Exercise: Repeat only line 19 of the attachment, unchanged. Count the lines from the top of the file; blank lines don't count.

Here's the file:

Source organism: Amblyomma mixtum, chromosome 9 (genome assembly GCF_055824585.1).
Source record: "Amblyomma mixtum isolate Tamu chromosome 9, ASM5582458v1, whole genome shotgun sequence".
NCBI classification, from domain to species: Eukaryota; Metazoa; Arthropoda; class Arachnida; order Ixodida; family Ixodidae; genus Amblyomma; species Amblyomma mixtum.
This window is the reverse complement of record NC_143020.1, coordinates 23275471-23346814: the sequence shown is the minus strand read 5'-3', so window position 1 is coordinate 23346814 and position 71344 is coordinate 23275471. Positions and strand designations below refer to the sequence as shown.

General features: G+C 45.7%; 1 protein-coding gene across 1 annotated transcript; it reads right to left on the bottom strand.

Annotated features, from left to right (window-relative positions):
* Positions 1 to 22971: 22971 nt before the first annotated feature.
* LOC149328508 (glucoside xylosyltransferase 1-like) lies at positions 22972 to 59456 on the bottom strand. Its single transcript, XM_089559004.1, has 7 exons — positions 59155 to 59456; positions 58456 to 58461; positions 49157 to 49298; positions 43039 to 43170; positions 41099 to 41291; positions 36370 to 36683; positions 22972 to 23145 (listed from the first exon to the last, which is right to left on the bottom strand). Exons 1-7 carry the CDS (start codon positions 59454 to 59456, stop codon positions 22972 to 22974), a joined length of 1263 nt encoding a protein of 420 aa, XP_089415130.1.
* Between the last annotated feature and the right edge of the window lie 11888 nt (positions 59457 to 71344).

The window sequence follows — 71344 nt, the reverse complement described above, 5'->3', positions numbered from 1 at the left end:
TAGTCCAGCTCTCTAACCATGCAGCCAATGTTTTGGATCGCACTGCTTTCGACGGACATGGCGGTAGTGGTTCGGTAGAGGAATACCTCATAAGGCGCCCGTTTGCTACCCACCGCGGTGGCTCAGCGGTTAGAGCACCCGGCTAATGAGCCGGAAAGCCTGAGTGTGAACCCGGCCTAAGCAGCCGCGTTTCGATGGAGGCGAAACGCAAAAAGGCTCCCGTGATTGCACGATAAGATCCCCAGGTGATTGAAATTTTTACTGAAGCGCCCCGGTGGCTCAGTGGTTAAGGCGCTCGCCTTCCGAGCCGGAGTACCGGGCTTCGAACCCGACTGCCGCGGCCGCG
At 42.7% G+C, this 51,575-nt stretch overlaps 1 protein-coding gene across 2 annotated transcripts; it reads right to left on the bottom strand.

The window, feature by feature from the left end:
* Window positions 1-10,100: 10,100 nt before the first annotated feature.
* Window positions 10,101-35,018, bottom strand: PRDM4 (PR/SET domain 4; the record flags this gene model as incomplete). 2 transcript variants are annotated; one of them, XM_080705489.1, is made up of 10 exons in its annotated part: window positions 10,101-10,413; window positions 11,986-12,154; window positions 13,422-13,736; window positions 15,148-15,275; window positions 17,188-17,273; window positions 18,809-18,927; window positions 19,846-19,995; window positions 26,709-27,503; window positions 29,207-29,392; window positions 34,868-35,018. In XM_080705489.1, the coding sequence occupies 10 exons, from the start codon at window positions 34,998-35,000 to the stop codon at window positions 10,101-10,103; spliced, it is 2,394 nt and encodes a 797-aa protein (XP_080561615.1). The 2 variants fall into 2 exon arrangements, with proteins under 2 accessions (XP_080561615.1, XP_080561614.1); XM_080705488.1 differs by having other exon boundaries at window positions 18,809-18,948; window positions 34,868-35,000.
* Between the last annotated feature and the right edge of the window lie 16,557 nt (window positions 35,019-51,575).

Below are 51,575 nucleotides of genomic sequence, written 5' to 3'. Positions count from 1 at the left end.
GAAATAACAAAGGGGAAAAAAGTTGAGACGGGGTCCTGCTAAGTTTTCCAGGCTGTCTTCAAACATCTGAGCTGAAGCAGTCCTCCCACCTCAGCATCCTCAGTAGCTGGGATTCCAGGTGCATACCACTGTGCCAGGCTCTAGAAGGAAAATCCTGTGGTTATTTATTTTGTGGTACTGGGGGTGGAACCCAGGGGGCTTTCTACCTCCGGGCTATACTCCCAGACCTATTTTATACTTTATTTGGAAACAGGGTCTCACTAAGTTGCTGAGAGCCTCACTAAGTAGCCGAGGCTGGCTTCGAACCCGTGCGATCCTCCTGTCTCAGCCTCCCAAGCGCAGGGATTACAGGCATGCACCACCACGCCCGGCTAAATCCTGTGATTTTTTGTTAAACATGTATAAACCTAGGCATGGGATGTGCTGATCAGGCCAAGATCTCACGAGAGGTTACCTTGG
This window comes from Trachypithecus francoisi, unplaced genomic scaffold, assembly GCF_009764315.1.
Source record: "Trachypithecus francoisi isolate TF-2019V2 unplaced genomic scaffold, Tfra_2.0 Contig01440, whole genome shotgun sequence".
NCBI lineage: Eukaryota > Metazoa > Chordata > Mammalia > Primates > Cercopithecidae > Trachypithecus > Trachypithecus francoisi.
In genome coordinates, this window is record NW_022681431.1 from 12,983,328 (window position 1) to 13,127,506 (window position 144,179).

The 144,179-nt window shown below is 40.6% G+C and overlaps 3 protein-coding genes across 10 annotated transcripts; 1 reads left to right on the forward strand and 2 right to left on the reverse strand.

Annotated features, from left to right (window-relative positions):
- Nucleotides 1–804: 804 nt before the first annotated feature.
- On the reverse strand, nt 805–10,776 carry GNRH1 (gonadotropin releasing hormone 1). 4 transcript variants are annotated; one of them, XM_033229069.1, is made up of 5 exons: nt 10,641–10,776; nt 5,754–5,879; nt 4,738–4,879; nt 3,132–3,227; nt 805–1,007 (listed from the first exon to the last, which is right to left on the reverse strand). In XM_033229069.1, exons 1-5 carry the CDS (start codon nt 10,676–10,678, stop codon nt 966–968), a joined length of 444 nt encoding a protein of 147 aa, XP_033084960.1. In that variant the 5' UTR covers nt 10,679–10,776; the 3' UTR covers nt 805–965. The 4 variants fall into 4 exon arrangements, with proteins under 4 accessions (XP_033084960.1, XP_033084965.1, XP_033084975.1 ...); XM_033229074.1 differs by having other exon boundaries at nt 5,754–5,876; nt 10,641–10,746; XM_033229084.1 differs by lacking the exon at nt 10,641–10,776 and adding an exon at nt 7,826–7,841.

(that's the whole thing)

This window comes from Trachypithecus francoisi, unplaced genomic scaffold, assembly GCF_009764315.1.